The document also agrees with Ofcom and states that the figure of 10Mbps will “raise over time” as technology improves. “As demand for, and investment in, ultrafast [i.e. G.Fast, FTTP, DOCSIS3.1 etc] services grows, the broadband USO will provide a backstop to ensure that everyone has access to a decent level of broadband,” said the consultation.

The USO is also being targeted at affordable connections, which means that an operator can’t escape responsibility by simply saying, “Well.. you could have this really expensive leased line built to your home for thousands of pounds.”

Finally, the consultation notes that other EU states have also adopted USOs, with Spain, Belgium and Croatia all using 1Mbps, while Finland has stuck at 2Mbps and Malta is on 4Mbps. More EU states are expected to follow in the near future.

Otherwise Ofcom is expected to follow-up today’s consultation with one of their own by the end of 2016 and the Government will then follow that by consulting on the detail of any proposed changes, which could run into 2017. Lastly there will be a final consultation to confirm the regulatory changes, but as we know the USO itself may not be formally introduced until 2020.

The Broadband USO Consultation

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By Mark Jackson
Mark is a professional technology writer, IT consultant and computer engineer from Dorset (England), he also founded ISPreview in 1999 and enjoys analysing the latest telecoms and broadband developments. Find me on Twitter, , Facebook and Linkedin.
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13 Responses
  1. xing says:

    More likely gigabit already becomes the norm by the time it finishes the consultation. Politicians and civil servants always have their heads buried in the past.

  2. Max360 says:

    Does Universal Service Commitment (USC) only apply to BT or Virgin Media as well?

    1. Steve Jones says:

      It would be a USO, not a USC, so legally enforceable. As to how it would be fulfilled and financed, and who would bear the legal responsibility, then that is the subject of the consultancy. It could even be a public body or quango empowered to commission solutions from providers and financed via a levy.

  3. Dave says:

    We all know what will happen.
    After years of tell everybody how well they have done with 95% of people getting superfast broadband by 2017/18
    The last 1-2% with no usable broadboad will still have no broadband by 2020 and told to F*** F** again and get satellite at £60/ month plus.
    It’s all Bull!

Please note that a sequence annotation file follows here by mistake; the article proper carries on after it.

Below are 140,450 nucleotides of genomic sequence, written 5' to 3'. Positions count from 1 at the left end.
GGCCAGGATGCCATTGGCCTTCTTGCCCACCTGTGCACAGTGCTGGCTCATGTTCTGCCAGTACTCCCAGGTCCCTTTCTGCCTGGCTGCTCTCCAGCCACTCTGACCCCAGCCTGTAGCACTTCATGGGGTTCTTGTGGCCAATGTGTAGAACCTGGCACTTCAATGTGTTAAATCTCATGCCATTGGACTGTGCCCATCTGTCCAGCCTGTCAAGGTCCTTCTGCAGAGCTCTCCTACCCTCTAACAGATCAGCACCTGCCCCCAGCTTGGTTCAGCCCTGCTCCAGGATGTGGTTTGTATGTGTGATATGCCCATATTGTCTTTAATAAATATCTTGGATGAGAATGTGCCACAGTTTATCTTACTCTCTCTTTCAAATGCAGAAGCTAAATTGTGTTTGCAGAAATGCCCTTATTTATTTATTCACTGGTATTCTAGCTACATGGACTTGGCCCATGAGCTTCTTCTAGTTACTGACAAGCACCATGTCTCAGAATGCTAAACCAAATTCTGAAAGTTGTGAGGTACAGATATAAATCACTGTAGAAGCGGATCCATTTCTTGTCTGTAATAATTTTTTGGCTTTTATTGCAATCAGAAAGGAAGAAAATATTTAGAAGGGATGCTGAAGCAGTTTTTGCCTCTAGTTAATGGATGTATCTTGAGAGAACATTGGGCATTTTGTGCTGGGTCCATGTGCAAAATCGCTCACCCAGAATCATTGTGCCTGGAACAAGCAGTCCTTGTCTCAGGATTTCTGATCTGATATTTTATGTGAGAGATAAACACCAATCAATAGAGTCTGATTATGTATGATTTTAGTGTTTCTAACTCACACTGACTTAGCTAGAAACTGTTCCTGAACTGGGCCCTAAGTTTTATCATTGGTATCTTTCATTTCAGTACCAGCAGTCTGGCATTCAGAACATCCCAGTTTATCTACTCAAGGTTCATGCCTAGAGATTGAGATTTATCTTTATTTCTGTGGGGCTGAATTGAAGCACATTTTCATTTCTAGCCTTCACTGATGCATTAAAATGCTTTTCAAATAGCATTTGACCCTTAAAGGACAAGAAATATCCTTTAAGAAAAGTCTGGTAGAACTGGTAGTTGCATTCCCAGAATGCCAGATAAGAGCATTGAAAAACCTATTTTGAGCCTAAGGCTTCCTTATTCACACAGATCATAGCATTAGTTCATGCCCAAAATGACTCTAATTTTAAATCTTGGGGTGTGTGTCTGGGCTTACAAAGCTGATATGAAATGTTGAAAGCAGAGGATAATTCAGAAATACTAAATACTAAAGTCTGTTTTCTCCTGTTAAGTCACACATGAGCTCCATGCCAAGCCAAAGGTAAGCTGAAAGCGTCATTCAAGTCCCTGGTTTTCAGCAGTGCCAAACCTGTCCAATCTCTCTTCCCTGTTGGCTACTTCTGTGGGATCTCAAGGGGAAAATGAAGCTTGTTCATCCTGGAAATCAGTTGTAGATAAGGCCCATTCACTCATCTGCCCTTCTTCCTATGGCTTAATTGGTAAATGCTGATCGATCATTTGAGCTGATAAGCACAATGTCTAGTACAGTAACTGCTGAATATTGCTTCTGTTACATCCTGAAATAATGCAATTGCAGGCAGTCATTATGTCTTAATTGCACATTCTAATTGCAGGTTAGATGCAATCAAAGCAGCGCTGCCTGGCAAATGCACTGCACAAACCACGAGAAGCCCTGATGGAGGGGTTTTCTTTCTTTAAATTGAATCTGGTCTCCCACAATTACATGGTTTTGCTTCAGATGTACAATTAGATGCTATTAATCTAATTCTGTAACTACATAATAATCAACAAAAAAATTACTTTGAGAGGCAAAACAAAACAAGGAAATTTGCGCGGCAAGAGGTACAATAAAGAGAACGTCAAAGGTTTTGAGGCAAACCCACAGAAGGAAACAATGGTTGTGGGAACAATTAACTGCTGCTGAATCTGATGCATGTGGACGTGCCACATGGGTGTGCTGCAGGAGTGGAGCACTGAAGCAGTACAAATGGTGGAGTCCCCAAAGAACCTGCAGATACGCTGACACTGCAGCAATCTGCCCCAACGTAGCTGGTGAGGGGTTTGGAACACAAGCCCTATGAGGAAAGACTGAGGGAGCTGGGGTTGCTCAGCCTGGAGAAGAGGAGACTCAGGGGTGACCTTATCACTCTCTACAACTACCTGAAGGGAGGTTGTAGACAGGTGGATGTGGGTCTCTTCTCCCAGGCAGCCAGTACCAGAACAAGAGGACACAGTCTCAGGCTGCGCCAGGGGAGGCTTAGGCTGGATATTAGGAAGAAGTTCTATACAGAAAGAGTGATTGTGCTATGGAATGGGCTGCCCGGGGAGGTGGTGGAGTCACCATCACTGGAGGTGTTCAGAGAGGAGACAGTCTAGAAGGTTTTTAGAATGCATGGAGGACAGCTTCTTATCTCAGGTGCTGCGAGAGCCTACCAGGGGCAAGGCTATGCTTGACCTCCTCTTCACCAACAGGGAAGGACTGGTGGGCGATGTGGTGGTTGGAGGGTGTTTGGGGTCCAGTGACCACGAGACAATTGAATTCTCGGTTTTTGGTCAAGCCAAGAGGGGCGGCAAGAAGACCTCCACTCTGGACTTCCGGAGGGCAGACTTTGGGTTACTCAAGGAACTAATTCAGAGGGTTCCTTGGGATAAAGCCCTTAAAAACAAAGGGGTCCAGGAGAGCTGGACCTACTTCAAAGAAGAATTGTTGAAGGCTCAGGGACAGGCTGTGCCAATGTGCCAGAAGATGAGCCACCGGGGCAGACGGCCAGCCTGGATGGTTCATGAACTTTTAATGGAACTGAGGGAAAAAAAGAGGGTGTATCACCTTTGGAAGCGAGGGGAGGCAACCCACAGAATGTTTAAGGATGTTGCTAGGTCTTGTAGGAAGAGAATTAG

1. fastman says:

      Mark — my point exactly about this

  4. fastman says:

    Dave — so where are you — assume your in “perceived last 5%

    1. Dave says:

      I live in Cornwall less than 2 miles from the Gunnislake exchange and 1.5 miles away from my active cabinet-2 in the opposite direction. (With a line length of over 4 miles and a ADSL connection of less than 1mbs)
      Because I live in a very sparse and scattered district there is no chance of ever getting a fibre connection with the current technology being deployed.
      Cornwall’s next phase aims to ‘upgrade’ about 1700 premises by Sept 2016.
      This is very carefully worded. Quote -‘improve the speed of premises that could benefit from an improvement of speed’
      In other words upgrade some of the premises from a fibre connection to a superfast connection.

  5. Max360 says:

    Where I live, I can get VM cable internet. BT has not upgraded the cabinet to FTTC. I get around 5Mb on ADSL2+, so does this means, BT would need to provide a minimum of 10Mb?

    1. Steve Jones says:

      Somebody would have to provide at least 10mb. Just who (and how it would be financed) is the subject of the consultancy. BT seem to think most can be done via fixed line using a range of technologies. So BT is quite likely, but it may not be the only answer.

    2. Steve Jones says:

      I may have misunderstood. If you mean that you can get superfast from VM already then I very much doubt that BT would be required to provide it. That would be a purely commercial investment decision. At least that’s what I would expect.

    3. MikeW says:

      The USO will mean that *someone* has to be able to get 10Mbps to you, not necessarily BT. Not necessarily fixed broadband, either.

      As VM will already be able to give you 10Mbps, you’ll find that the USO will not apply to you.

      I should add “almost certainly” to the end of that last sentence. Nothing is agreed yet, but I’m pretty confident it will be true.

  6. New_Londoner says:

    Despite the political rhetoric, my prediction is that this (USO) will fall foul of state aid rules and will be quietly set aside. Of course it could in any case be overtaken by negotiations between the government and BT, which might decide to do something voluntarily in return for other regulatory concessions.

    1. gerarda says:

      My prediction is that as the EU has a target of superfast for all by 2020 it will do as it did in order to say it had met its 2013 basic broadband for all. That is lower the definition of superfast to 10Mbps and claim that can be met by satellite.

      This would then mean raising a connection to 10Mbps would be allowable as a step change under state aid rules